By dropping its Citroen badging the now stand-alone DS brand adds to its line-up with an updated DS 4 that benefits from an improved range of drivetrains and in-car technology. Is it enough to target the likes of the Audi A3, BMW 1 Series and Mercedes-Benz A-Class? Or even the Volvo V40 and Lexus CT 200h?
In the Metal:
Since its original debut in 2011 (as a Citroen) the DS 4 has demonstrated a more stylish side to the PSA Group, albeit in a less divisive form than the larger DS 5. Part of the transition of DS to be a standalone brand sees the deletion of any Citroen badging from the DS 4, though other changes are more subtle.
Seeming to be neither hatchback nor crossover the DS 4's high-riding stance gives it a distinctive appearance. The sloping roofline and kicked up C-pillar also serve to give it a sportier style compared to some of its more mainstream rivals, but this does result in less rear passenger room.
In keeping with the more premium feel that DS is trying to portray there are lashings of chrome trim around the exterior of the car, but it is done in a tasteful way. DS badging on the grille, bonnet and rear hatch serve to remind that this is no longer a Citroen. And if you weren't totally sure there is another DS badge on the B-pillar between the front and rear doors.
The premium feeling is somewhat lost once you sit inside where the interior is more like that of the Citroen C4. Nonetheless, the bolstered part-leather seats are supportive and comfortable while sliding back the sun visors reveals a standard panoramic windscreen, which is a neat feature.
Less impressive is the space for passengers in the back where legroom falls short of what many others in the segment can offer. Access to the rear is also hindered to a degree by a combination of the sloping roofline and a window frame that extends to a point.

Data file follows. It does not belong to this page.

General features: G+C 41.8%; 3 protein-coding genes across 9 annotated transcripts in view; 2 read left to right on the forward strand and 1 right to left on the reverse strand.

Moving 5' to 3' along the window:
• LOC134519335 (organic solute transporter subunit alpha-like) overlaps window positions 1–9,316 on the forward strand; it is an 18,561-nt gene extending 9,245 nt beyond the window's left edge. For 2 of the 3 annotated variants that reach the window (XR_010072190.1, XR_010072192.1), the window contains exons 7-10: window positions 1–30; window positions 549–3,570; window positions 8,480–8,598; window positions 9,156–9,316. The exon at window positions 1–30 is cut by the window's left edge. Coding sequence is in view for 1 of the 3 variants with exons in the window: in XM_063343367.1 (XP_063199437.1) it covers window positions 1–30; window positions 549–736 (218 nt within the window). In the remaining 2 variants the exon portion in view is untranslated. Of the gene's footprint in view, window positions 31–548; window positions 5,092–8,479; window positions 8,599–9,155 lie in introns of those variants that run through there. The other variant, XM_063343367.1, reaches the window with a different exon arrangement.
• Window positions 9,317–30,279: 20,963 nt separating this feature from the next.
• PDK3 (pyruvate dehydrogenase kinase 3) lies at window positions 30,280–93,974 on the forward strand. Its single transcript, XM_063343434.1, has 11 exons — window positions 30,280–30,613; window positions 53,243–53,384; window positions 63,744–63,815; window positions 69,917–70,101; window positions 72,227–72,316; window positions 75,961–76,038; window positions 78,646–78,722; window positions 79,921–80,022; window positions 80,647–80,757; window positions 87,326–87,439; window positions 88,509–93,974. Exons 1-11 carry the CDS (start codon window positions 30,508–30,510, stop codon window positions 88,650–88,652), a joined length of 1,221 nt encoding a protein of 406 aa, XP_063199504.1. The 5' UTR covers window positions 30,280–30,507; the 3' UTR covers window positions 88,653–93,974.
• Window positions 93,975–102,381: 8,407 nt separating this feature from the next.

The BlueHDi 120 engine is the entry point in the diesel line-up producing 120hp and 300Nm of torque. It might not be the most refined diesel engine on the market but it certainly is far from the worst in terms of noise. More impressive is the EAT6 automatic transmission, which is a big step forward from the much maligned automated manuals of PSA Group's past. Gear changes are smooth and come at the right times and provided you aren't too liberal with use of the throttle pedal it delivers a somewhat refined experienced.
Away from town and when pressed into more spirited driving the shortcomings of the DS 4's chassis become more apparent. Through corners there feels to be more body roll than necessary while the oversized steering wheel further detracts from driving enjoyment. Unlike so-called rivals such as the Audi A3, the DS 4 simply isn't as composed when driven that bit harder. The 18-inch wheels look the part and they don't detract from the overall ride comfort either.
Dial back the enthusiastic driving and the DS 4 settles into a more relaxed rhythm that seems to suit it much more. When it isn't being pressed hard the BlueHDi engine is capable of returning real-world fuel consumption figures that are close to the official 3.9 litres/100km. In top gear it settles to a relaxed cruise though there is still enough elasticity in the engine's performance to accommodate motorway overtaking with relative ease.
What you get for your Money:
At €33,145 for the 'Prestige' specification tested here the DS 4 might seem expensive given its perceivably less premium brand status (although DS considers itself in the same company as Audi, BMW, Mercedes-Benz and Volvo). Making up for this is a good level of standard equipment that includes LED Vision Xenon headlights, 18-inch diamond-cut alloy wheels, chrome window trim, dual-zone air conditioning, a panoramic windscreen and part leather seats. The Prestige trim also features a seven-inch touchscreen with satellite navigation and Mirror Screen, which supports MirrorLink and Apple's CarPlay systems that enable smartphone integration.
If you're looking for something to stand out from the crowd then the DS 4 will present obvious appeal. In the right specification it is capable of being quite a handsome car. Add to that a range of frugal diesel and petrol engines and its positive attributes start to rack up. It's the limited rear passenger space and less than premium feeling interior that make it harder to justify as a purchase over its less glamorous but even better sibling the Citroen C4.